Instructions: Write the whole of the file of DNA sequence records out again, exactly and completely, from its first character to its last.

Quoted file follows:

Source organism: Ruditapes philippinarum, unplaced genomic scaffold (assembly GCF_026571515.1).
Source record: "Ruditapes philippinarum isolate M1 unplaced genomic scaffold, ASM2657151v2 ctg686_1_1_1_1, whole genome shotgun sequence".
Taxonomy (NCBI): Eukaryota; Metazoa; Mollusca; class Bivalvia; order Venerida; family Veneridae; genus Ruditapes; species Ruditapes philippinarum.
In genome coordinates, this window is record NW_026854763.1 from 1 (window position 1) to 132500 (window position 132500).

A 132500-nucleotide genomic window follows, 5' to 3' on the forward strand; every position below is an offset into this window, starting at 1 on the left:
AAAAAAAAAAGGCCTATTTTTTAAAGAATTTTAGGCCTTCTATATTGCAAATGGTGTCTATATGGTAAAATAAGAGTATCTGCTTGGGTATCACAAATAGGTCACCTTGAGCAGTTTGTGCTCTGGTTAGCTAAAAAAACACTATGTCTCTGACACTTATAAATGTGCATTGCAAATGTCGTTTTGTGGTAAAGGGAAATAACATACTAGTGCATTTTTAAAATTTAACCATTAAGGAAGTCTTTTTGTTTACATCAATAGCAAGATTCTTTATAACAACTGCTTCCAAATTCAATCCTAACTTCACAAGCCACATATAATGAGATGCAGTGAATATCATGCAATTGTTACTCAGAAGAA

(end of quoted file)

Source organism: Ruditapes philippinarum, unplaced genomic scaffold (assembly GCF_026571515.1).
Source record: "Ruditapes philippinarum isolate M1 unplaced genomic scaffold, ASM2657151v2 ctg686_1_1_1_1, whole genome shotgun sequence".
Taxonomy (NCBI): Eukaryota; Metazoa; Mollusca; class Bivalvia; order Venerida; family Veneridae; genus Ruditapes; species Ruditapes philippinarum.
In genome coordinates, this window is record NW_026854763.1 from 1 (window position 1) to 132500 (window position 132500).

A 132500-nucleotide genomic window follows, 5' to 3' on the forward strand; every position below is an offset into this window, starting at 1 on the left:
AAAAAAAAAAGGCCTATTTTTTAAAGAATTTTAGGCCTTCTATATTGCAAATGGTGTCTATATGGTAAAATAAGAGTATCTGCTTGGGTATCACAAATAGGTCACCTTGAGCAGTTTGTGCTCTGGTTAGCTAAAAAAACACTATGTCTCTGACACTTATAAATGTGCATTGCAAATGTCGTTTTGTGGTAAAGGGAAATAACATACTAGTGCATTTTTAAAATTTAACCATTAAGGAAGTCTTTTTGTTTACATCAATAGCAAGATTCTTTATAACAACTGCTTCCAAATTCAATCCTAACTTCACAAGCCACATATAATGAGATGCAGTGAATATCATGCAATTGTTACTCAGAAGAA